Oakland’s Isaiah Horton unveiled his top-six last week and the Vols are in good position.
Tennessee, along with Alabama, Florida, Georgia, LSU and Ole Miss comprise the SEC-only list for the wide receiver as the 6-foot-3, 185-pound athlete ranks as the state’s seventh-best prospect.
“The coaching staffs for those programs are why they made my cut,” Horton told Volquest. “With everything going on right now regarding OCVID, it’s been hard to build relationships. Those schools have tried the hardest and I appreciate that.
“I’ve known the Tennessee coaching staff since I was in eighth grade. It seems like they really care about me and that really shows through their actions. That’s what I look at. Actions speak louder than words and they have backed up what they’ve said.”
The four-star is a Rivals Top-200 prospect and is ranked as the 20th-best receiver in the 2022 class. The Oakland standout is in contact with either Jeremy Pruitt or Tee Martin on nearly a daily basis.
“I really like the team’s work ethic. Everything didn’t go their way, but no one was giving up,” Horton said of the Vols. “I liked how the guys who didn’t play a lot on Saturdays would sometimes be scrimmaging on Sundays. Coach Pruitt has them working – trying to figure out what is going on.
“They are determined to be great and I want to be a part of a program where we are on that same page.”
The Vols may have a slight advantage right now.
Tennessee is not only the state school, but it currently rosters two former teammates of Horton. Before transferring to Oakland, the wide receiver was teammates with Keyshawn Lawrence and Tyler Barron at Ensworth.
Horton noted that it won’t factor into the overall decision, as he wants to attend a school ‘for him,’ but it does add a level of comfort when analyzing the Vols.
“I have good relationships with those guys and ask them a lot of questions about UT,” Horton said of Lawrence and Barron. “Everything they have told me has been good and that’s good to hear. Since I can’t go on visits right now, I have to ask people who are there and it’s all been very positive.”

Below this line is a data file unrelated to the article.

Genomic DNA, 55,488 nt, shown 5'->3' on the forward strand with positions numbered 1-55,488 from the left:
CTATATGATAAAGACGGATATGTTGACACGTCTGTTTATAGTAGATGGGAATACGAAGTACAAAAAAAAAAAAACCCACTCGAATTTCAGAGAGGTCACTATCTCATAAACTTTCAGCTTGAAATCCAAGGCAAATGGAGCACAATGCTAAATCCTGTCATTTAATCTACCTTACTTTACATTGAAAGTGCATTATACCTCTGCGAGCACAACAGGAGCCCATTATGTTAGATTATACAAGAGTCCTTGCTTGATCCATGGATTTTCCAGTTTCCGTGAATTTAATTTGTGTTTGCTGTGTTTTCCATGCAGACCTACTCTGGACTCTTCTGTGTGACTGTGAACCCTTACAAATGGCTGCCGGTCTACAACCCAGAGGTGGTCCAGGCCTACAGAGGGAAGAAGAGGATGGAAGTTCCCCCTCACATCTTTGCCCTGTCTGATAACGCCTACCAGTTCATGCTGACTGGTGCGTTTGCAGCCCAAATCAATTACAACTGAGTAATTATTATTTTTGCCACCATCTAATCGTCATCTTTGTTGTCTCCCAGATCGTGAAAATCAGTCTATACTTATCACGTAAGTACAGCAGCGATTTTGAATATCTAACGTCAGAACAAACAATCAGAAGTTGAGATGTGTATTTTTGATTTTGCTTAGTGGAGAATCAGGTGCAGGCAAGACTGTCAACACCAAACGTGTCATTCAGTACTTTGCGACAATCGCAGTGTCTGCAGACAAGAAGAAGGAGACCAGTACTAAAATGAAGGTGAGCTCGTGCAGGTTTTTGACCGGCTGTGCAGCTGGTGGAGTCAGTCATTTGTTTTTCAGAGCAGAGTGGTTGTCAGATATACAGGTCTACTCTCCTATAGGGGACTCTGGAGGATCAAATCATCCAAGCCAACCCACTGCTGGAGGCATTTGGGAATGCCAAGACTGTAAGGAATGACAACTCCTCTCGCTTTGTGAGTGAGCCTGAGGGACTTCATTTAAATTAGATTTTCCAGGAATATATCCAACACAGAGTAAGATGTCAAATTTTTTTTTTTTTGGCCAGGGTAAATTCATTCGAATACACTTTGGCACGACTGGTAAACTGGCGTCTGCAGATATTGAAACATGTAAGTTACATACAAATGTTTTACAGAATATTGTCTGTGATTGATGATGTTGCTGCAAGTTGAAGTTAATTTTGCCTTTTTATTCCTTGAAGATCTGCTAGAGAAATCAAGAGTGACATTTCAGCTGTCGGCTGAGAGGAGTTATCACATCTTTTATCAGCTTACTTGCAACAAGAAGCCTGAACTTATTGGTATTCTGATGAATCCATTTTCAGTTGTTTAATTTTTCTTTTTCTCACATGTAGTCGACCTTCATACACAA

The four-star hopes to make a decision before his senior season.
Isaiah Horton: “I don’t know much about him right now, but I’ve seen what he’s done passing the football and heard about that. Those are great attributes to me and gave me a great feeling about him. I don’t know much about him now but plan on building a bond and connection with him to get on the right path.”
“We had a great talk. It was all positive,” Horton told Volquest. “He said a lot of great things during the call like trying to build up relationships within the team. Seeing a lot of the current players tweet out positive stuff after their first meeting with him, it was impressive.”
“He loves to throw the football. We all know that’s in his past,” Horton continued. “He said he wanted to keep that going here, but he needs to some athletic and quick receivers like me to do so. I think we are on the same page there.”
Heupel made it a point to share his goal of keeping in-state talent at home.
“He told me how important we are,” Horton said of his in-state class. “He was explaining how important it is to stay at home and represent our state. I honestly would like to play for a coach like him with his history.
“Tennessee is also not too far from home and we talked about that.”
“I was surprised to hear from him so early,” Horton said of the Wednesday evening conversation. “It shows how high of a priority we are. It meant a lot that he was thinking about me that early on. He could have been doing a bunch of other things but made me a priority instead.”
It’s nothing new for Tennessee to be showing Isaiah Horton plenty of attention. He was one of the Vols’ top in-state targets under former coach Jeremy Pruitt’s staff, talking with them on a regular basis, and that hasn’t changed since new Tennessee coach Josh Heupel’s hiring more than two weeks ago.
But the four-star Class of 2022 wide receiver from Oakland High School in Murfreesboro, Tenn., said he has been impressed by his early communication with Heupel, who first spoke with Horton during his first day on the job. Horton said Heupel has “made me feel like a priority” since then by reaching out to him “probably, like, three times a week.”
“He was just (saying that) keeping this in-state class is important to him, just to start a whole new slate — new coach, new everything,” said Horton,
“His system, everybody gets to touch the ball. It’s not just, like, a QB-and-receiver show or just a running-back show. It’s an everybody show. Everybody gets to touch the ball. Everybody gets to show off the hard work and everything that they’ve worked for.”